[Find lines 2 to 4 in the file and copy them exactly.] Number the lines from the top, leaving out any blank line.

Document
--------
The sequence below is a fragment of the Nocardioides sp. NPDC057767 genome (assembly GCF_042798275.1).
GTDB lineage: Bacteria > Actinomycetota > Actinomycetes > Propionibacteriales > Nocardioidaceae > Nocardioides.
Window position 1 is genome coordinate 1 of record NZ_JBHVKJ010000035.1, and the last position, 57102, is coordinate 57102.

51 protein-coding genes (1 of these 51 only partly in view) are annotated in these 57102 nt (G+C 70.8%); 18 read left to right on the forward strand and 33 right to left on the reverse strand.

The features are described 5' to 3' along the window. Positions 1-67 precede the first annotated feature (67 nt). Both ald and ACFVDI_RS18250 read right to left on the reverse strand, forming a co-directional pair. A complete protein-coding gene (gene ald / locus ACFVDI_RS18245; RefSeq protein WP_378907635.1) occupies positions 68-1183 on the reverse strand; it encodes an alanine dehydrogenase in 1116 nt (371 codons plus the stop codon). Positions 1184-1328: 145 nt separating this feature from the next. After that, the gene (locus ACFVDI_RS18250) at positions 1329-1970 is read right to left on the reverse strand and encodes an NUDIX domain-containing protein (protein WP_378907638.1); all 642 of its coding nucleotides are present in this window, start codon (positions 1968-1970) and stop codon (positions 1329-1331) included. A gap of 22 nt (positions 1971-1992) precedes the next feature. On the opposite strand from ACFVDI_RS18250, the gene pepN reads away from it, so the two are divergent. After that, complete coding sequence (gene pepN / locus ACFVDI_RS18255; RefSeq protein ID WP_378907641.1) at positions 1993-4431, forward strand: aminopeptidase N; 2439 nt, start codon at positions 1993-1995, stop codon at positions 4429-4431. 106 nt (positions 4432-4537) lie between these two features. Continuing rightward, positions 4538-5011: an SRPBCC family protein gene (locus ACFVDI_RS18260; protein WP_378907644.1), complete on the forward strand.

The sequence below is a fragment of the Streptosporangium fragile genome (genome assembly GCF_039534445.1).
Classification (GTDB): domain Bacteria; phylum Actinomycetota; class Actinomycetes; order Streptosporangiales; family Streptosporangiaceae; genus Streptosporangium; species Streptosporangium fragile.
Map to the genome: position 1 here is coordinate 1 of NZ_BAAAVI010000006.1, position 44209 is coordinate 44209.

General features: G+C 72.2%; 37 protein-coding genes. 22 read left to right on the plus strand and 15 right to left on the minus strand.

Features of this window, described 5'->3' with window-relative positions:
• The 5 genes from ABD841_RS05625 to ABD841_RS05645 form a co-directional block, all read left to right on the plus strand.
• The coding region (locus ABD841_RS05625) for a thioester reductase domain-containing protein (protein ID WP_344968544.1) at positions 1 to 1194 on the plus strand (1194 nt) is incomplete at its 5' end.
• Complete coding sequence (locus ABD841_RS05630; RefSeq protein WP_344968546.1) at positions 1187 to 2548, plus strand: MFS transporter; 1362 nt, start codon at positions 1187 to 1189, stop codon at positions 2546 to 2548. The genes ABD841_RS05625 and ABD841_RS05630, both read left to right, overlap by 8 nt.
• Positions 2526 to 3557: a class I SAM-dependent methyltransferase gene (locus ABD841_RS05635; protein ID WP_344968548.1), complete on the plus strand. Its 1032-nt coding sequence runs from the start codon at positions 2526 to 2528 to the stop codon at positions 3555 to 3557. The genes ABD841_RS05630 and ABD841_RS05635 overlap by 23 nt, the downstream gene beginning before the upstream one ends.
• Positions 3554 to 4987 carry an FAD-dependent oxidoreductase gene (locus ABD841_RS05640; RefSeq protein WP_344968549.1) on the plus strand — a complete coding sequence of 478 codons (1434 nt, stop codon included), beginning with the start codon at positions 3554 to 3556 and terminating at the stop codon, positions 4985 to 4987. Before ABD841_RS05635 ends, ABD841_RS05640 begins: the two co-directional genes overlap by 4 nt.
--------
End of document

GTDB lineage: Bacteria > Actinomycetota > Actinomycetes > Propionibacteriales > Nocardioidaceae > Nocardioides.
Window position 1 is genome coordinate 1 of record NZ_JBHVKJ010000035.1, and the last position, 57102, is coordinate 57102.

51 protein-coding genes (1 of these 51 only partly in view) are annotated in these 57102 nt (G+C 70.8%); 18 read left to right on the forward strand and 33 right to left on the reverse strand.